Project Lead(s): Mohini Bhavsar
While community health programs can be the most effective global health interventions and can reduce neonatal mortality by 50%, they face numerous challenges.
Many such programs are now using mobile tools to improve health service access and quality, but adopting mHealth can be challenging, high-risk and costly for programs in developing countries.
Dimagi is a social enterprise/software company that has developed a proof-of-concept model for organizations to test an open-source mHealth platform, CommCare, to build mobile applications for community health workers or other frontline worker programs in low-resource settings.
Deployed in over 50 countries, CommCare is one of the most-widely used mHealth tools, leveraging the power of mobile technology to support data collection and monitoring, service delivery and decision-support, education and counseling.
The current project was called the ‘Maturity Model’ and was built on CommCare as a means of enabling partners to achieve successful, innovative and sustainable mHealth deployments in West Africa.
Based on 56 mHealth proof-of-concepts Dimagi has run globally, the Maturity Model project consisted of an assessment and discussion guide that can be used by organizations to evaluate their program’s capabilities to support an mHealth intervention.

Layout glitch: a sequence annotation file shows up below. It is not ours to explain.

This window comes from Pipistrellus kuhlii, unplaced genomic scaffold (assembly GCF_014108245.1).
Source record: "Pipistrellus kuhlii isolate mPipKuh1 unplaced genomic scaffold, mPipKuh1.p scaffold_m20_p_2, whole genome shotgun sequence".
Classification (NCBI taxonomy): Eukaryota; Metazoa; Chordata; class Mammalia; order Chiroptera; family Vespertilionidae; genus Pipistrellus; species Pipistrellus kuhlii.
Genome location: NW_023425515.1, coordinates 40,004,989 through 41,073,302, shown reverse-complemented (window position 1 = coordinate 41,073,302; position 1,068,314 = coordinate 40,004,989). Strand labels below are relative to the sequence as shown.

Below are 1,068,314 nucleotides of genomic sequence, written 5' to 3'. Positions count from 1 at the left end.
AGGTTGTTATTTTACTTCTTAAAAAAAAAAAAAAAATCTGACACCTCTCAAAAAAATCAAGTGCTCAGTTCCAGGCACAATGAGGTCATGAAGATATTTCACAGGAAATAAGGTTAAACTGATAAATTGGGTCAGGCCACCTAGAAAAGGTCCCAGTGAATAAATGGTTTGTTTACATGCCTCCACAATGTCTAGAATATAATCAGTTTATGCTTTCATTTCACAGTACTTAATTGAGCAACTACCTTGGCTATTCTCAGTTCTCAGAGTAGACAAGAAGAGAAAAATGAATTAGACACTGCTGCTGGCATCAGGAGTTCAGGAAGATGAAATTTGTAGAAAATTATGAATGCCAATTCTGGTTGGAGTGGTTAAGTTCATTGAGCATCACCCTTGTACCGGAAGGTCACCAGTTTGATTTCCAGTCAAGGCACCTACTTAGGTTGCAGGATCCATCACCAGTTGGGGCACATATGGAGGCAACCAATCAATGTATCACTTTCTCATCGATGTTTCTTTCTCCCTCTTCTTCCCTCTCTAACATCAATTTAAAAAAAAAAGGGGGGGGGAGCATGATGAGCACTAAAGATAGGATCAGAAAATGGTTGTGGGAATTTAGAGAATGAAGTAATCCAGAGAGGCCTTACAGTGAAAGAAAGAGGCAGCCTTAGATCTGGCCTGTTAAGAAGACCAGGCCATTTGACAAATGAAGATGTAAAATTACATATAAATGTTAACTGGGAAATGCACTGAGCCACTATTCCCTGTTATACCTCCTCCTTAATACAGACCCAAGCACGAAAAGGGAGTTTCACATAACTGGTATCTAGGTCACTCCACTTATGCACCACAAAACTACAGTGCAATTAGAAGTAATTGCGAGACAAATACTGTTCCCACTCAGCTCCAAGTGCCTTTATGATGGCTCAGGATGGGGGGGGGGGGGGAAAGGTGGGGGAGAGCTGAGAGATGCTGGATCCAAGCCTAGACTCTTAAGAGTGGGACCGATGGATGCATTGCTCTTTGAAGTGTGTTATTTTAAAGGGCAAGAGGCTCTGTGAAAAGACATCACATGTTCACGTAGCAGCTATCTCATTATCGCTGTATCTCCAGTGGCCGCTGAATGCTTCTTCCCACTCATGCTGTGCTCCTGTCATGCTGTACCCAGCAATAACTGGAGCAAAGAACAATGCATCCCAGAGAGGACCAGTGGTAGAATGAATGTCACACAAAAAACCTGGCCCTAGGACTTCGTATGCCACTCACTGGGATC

The Model is used for capacity-building for healthcare workers, as well as to help identify the barriers and key next steps for new and existing partners, to strengthen components of their mHealth program in order to prepare them to sustainably scale their intervention to more users, a larger geographic area or in new health domains.
Dimagi used the Maturity Model framework with organizations in West Africa to establish a sustainable and long-term vision for an mHealth program, based on tracking measurable progress towards an organization’s program objectives.
A total of 14 maturity assessments were completed, 19 capacity services delivered and two new capacity services developed.
As a result of the Model, a number of organizations have been able to demonstrate the impact their mHealth programs have had.
An example is a collaboration with Senegal’s National Malaria Control Program (NMCP) to use SMS-based mobile tools to prevent malaria medication stock-outs.
Users of the tool reported “the system is simple and easy to use,” with supervisors noting that the "District has henceforth access to information in real-time, not just monthly.”
Preliminary findings from this project demonstrated that the test site of Kolda experienced a greater reduction in stock-outs as compared to the control site of Médina Yoro Foulah. The test site experienced a 64% reduction in stock-out rates of two or more products, compared to 23% at the control site.
The next step in this project to assess the full impact of the tool will be to see the impact on stock-outs during peak malaria season.
The Dimagi team intends to apply for Transition To Scale (TTS) funding.